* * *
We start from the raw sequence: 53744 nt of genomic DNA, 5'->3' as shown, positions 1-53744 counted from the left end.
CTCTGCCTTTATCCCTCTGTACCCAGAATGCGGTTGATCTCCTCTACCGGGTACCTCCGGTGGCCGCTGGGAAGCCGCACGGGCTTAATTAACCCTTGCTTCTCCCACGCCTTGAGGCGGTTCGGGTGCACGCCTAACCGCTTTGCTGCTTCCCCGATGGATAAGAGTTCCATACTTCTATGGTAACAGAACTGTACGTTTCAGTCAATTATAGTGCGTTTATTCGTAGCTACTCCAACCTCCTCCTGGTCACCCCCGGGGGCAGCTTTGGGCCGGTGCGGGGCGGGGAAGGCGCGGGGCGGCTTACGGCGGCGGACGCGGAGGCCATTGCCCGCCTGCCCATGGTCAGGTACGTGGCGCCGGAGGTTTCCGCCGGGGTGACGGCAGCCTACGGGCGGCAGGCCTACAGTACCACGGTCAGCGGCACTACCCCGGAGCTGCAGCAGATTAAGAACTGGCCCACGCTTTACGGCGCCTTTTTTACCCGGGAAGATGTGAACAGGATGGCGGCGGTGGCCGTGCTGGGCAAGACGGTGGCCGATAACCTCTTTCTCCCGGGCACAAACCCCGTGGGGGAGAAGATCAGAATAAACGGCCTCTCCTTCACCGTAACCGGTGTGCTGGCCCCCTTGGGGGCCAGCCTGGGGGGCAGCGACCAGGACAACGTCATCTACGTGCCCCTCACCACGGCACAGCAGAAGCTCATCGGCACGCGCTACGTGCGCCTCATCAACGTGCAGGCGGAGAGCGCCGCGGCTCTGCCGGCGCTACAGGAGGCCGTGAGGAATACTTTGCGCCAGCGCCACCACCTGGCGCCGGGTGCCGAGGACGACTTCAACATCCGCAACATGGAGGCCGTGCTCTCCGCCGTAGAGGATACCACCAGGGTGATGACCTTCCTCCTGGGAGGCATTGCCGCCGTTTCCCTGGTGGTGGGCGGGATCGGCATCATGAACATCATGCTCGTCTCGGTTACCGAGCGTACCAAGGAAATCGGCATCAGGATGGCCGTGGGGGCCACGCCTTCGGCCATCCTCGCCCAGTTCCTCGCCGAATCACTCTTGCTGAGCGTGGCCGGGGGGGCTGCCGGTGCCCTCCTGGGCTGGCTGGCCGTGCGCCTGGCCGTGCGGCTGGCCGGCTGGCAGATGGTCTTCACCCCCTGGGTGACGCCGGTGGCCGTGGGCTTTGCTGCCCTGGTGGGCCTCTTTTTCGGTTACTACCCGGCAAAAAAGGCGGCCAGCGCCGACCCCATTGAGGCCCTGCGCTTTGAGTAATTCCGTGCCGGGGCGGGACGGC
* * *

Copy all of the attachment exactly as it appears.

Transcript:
We start from the raw sequence: 53744 nt of genomic DNA, 5'->3' as shown, positions 1-53744 counted from the left end.
CTCTGCCTTTATCCCTCTGTACCCAGAATGCGGTTGATCTCCTCTACCGGGTACCTCCGGTGGCCGCTGGGAAGCCGCACGGGCTTAATTAACCCTTGCTTCTCCCACGCCTTGAGGCGGTTCGGGTGCACGCCTAACCGCTTTGCTGCTTCCCCGATGGATAAGAGTTCCATACTTCTATGGTAACAGAACTGTACGTTTCAGTCAATTATAGTGCGTTTATTCGTAGCTACTCCAACCTCCTCCTGGTCACCCCCGGGGGCAGCTTTGGGCCGGTGCGGGGCGGGGAAGGCGCGGGGCGGCTTACGGCGGCGGACGCGGAGGCCATTGCCCGCCTGCCCATGGTCAGGTACGTGGCGCCGGAGGTTTCCGCCGGGGTGACGGCAGCCTACGGGCGGCAGGCCTACAGTACCACGGTCAGCGGCACTACCCCGGAGCTGCAGCAGATTAAGAACTGGCCCACGCTTTACGGCGCCTTTTTTACCCGGGAAGATGTGAACAGGATGGCGGCGGTGGCCGTGCTGGGCAAGACGGTGGCCGATAACCTCTTTCTCCCGGGCACAAACCCCGTGGGGGAGAAGATCAGAATAAACGGCCTCTCCTTCACCGTAACCGGTGTGCTGGCCCCCTTGGGGGCCAGCCTGGGGGGCAGCGACCAGGACAACGTCATCTACGTGCCCCTCACCACGGCACAGCAGAAGCTCATCGGCACGCGCTACGTGCGCCTCATCAACGTGCAGGCGGAGAGCGCCGCGGCTCTGCCGGCGCTACAGGAGGCCGTGAGGAATACTTTGCGCCAGCGCCACCACCTGGCGCCGGGTGCCGAGGACGACTTCAACATCCGCAACATGGAGGCCGTGCTCTCCGCCGTAGAGGATACCACCAGGGTGATGACCTTCCTCCTGGGAGGCATTGCCGCCGTTTCCCTGGTGGTGGGCGGGATCGGCATCATGAACATCATGCTCGTCTCGGTTACCGAGCGTACCAAGGAAATCGGCATCAGGATGGCCGTGGGGGCCACGCCTTCGGCCATCCTCGCCCAGTTCCTCGCCGAATCACTCTTGCTGAGCGTGGCCGGGGGGGCTGCCGGTGCCCTCCTGGGCTGGCTGGCCGTGCGCCTGGCCGTGCGGCTGGCCGGCTGGCAGATGGTCTTCACCCCCTGGGTGACGCCGGTGGCCGTGGGCTTTGCTGCCCTGGTGGGCCTCTTTTTCGGTTACTACCCGGCAAAAAAGGCGGCCAGCGCCGACCCCATTGAGGCCCTGCGCTTTGAGTAATTCCGTGCCGGGGCGGGACGGC